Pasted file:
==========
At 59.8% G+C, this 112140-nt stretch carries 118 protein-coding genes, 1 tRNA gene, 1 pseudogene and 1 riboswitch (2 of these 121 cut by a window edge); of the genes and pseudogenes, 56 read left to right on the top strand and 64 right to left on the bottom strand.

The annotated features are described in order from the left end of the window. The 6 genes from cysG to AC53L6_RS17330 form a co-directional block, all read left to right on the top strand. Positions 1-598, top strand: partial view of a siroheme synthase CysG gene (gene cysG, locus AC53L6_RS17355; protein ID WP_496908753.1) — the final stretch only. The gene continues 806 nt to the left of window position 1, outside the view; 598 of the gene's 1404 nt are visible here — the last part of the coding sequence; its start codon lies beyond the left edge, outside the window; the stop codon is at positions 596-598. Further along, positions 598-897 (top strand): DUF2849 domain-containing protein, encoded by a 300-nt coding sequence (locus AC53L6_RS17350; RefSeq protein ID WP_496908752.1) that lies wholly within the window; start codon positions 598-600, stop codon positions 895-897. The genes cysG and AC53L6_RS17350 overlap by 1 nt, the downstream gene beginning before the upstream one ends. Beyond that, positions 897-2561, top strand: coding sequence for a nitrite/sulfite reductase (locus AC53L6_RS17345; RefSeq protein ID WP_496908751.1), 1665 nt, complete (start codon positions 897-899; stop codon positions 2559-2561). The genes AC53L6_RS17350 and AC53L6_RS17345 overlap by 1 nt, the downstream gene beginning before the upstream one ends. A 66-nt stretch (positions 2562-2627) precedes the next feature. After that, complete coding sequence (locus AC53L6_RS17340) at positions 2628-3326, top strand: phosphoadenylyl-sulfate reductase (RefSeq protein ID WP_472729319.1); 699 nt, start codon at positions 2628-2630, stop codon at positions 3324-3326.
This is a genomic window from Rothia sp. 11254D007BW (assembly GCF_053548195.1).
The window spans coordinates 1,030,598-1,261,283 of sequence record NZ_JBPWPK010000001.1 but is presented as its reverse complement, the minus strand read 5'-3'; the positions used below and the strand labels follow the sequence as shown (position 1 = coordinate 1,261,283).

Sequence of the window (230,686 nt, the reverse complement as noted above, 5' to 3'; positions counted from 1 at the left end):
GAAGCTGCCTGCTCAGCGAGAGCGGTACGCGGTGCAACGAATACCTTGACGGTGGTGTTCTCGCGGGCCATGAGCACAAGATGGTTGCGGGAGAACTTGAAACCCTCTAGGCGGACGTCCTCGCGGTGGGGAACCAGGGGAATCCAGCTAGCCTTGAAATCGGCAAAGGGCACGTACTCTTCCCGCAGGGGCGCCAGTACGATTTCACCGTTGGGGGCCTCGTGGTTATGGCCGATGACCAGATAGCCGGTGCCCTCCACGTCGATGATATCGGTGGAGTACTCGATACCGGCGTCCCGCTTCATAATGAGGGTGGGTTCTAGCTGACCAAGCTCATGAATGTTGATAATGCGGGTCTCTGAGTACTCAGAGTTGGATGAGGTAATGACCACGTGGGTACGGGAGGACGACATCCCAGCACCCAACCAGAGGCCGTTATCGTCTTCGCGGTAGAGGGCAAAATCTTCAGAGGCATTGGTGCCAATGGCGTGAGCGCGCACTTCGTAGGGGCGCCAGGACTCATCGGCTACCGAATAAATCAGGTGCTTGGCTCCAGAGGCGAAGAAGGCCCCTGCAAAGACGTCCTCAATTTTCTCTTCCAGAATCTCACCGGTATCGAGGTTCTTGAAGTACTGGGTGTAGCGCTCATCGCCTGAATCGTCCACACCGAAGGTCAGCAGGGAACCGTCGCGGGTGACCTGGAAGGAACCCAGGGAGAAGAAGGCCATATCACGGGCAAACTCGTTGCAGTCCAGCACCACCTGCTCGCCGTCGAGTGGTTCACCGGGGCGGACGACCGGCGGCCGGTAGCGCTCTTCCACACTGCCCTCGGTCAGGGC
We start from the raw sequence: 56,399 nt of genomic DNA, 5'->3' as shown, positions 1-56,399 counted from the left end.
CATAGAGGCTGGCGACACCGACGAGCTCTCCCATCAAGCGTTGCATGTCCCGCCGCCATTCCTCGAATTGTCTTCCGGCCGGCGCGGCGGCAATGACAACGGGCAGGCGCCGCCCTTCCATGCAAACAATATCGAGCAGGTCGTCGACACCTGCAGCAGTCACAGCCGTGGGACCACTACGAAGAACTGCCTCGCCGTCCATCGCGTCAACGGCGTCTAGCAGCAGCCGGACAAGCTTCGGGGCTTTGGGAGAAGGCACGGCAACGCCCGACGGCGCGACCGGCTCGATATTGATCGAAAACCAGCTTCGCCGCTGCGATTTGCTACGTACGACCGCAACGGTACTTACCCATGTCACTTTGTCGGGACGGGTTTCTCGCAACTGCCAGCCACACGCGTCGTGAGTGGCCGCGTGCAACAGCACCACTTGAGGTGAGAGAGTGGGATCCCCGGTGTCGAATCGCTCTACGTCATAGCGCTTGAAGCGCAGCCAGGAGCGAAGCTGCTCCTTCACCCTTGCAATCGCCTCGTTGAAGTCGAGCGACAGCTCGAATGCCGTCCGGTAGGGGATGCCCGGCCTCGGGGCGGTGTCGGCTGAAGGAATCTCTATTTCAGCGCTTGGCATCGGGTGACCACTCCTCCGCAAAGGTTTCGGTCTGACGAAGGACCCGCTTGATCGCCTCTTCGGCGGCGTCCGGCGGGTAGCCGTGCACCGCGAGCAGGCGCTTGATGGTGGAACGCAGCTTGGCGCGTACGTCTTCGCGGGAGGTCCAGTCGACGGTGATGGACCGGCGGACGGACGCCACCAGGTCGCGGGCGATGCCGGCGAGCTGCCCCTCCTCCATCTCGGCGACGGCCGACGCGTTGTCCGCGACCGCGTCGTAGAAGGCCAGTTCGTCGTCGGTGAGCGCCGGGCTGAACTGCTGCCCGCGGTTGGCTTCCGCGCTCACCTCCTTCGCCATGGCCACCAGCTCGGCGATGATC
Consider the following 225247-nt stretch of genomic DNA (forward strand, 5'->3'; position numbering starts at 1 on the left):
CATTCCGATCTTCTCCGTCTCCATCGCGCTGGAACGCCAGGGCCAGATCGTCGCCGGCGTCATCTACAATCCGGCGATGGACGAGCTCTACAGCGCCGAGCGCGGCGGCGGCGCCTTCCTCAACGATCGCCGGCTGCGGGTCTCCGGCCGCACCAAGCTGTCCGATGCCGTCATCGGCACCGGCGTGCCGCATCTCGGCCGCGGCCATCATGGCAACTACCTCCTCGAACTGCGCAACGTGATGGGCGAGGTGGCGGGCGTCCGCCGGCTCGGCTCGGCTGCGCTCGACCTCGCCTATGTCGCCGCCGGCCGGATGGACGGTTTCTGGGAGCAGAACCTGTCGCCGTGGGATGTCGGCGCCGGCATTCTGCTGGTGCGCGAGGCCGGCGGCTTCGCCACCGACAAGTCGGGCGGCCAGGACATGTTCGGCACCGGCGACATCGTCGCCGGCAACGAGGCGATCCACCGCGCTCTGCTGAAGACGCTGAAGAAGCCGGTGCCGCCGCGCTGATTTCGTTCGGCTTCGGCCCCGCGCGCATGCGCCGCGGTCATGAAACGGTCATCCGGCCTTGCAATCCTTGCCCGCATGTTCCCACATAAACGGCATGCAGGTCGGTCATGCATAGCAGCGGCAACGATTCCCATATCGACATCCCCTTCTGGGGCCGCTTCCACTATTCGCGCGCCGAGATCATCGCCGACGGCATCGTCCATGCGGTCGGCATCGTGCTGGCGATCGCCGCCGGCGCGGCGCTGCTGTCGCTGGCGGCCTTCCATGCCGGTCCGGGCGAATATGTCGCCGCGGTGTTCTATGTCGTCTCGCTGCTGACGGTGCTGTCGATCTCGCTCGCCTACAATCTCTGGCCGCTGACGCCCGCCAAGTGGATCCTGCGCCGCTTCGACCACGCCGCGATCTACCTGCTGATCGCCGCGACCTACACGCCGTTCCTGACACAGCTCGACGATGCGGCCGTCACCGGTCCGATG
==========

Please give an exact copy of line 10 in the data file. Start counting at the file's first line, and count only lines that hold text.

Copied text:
CATTCCGATCTTCTCCGTCTCCATCGCGCTGGAACGCCAGGGCCAGATCGTCGCCGGCGTCATCTACAATCCGGCGATGGACGAGCTCTACAGCGCCGAGCGCGGCGGCGGCGCCTTCCTCAACGATCGCCGGCTGCGGGTCTCCGGCCGCACCAAGCTGTCCGATGCCGTCATCGGCACCGGCGTGCCGCATCTCGGCCGCGGCCATCATGGCAACTACCTCCTCGAACTGCGCAACGTGATGGGCGAGGTGGCGGGCGTCCGCCGGCTCGGCTCGGCTGCGCTCGACCTCGCCTATGTCGCCGCCGGCCGGATGGACGGTTTCTGGGAGCAGAACCTGTCGCCGTGGGATGTCGGCGCCGGCATTCTGCTGGTGCGCGAGGCCGGCGGCTTCGCCACCGACAAGTCGGGCGGCCAGGACATGTTCGGCACCGGCGACATCGTCGCCGGCAACGAGGCGATCCACCGCGCTCTGCTGAAGACGCTGAAGAAGCCGGTGCCGCCGCGCTGATTTCGTTCGGCTTCGGCCCCGCGCGCATGCGCCGCGGTCATGAAACGGTCATCCGGCCTTGCAATCCTTGCCCGCATGTTCCCACATAAACGGCATGCAGGTCGGTCATGCATAGCAGCGGCAACGATTCCCATATCGACATCCCCTTCTGGGGCCGCTTCCACTATTCGCGCGCCGAGATCATCGCCGACGGCATCGTCCATGCGGTCGGCATCGTGCTGGCGATCGCCGCCGGCGCGGCGCTGCTGTCGCTGGCGGCCTTCCATGCCGGTCCGGGCGAATATGTCGCCGCGGTGTTCTATGTCGTCTCGCTGCTGACGGTGCTGTCGATCTCGCTCGCCTACAATCTCTGGCCGCTGACGCCCGCCAAGTGGATCCTGCGCCGCTTCGACCACGCCGCGATCTACCTGCTGATCGCCGCGACCTACACGCCGTTCCTGACACAGCTCGACGATGCGGCCGTCACCGGTCCGATG